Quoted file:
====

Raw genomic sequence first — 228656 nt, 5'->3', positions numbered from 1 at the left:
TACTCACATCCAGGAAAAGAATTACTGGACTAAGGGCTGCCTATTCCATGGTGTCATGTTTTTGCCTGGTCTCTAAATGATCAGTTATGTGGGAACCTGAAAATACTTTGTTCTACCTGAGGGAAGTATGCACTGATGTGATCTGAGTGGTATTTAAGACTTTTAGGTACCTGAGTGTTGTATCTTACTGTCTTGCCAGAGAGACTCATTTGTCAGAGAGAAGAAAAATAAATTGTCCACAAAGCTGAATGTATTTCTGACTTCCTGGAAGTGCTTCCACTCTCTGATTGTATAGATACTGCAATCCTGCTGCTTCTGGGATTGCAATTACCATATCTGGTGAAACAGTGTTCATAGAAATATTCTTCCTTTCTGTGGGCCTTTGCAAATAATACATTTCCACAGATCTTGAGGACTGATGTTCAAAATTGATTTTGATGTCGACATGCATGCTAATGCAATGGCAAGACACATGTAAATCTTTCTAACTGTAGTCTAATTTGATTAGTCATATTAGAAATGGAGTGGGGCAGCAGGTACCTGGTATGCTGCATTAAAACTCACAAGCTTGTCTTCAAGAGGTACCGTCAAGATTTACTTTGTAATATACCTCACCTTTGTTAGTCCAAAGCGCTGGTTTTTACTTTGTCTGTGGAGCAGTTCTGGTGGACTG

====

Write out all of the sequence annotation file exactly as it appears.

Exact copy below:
Raw genomic sequence first — 228656 nt, 5'->3', positions numbered from 1 at the left:
TACTCACATCCAGGAAAAGAATTACTGGACTAAGGGCTGCCTATTCCATGGTGTCATGTTTTTGCCTGGTCTCTAAATGATCAGTTATGTGGGAACCTGAAAATACTTTGTTCTACCTGAGGGAAGTATGCACTGATGTGATCTGAGTGGTATTTAAGACTTTTAGGTACCTGAGTGTTGTATCTTACTGTCTTGCCAGAGAGACTCATTTGTCAGAGAGAAGAAAAATAAATTGTCCACAAAGCTGAATGTATTTCTGACTTCCTGGAAGTGCTTCCACTCTCTGATTGTATAGATACTGCAATCCTGCTGCTTCTGGGATTGCAATTACCATATCTGGTGAAACAGTGTTCATAGAAATATTCTTCCTTTCTGTGGGCCTTTGCAAATAATACATTTCCACAGATCTTGAGGACTGATGTTCAAAATTGATTTTGATGTCGACATGCATGCTAATGCAATGGCAAGACACATGTAAATCTTTCTAACTGTAGTCTAATTTGATTAGTCATATTAGAAATGGAGTGGGGCAGCAGGTACCTGGTATGCTGCATTAAAACTCACAAGCTTGTCTTCAAGAGGTACCGTCAAGATTTACTTTGTAATATACCTCACCTTTGTTAGTCCAAAGCGCTGGTTTTTACTTTGTCTGTGGAGCAGTTCTGGTGGACTG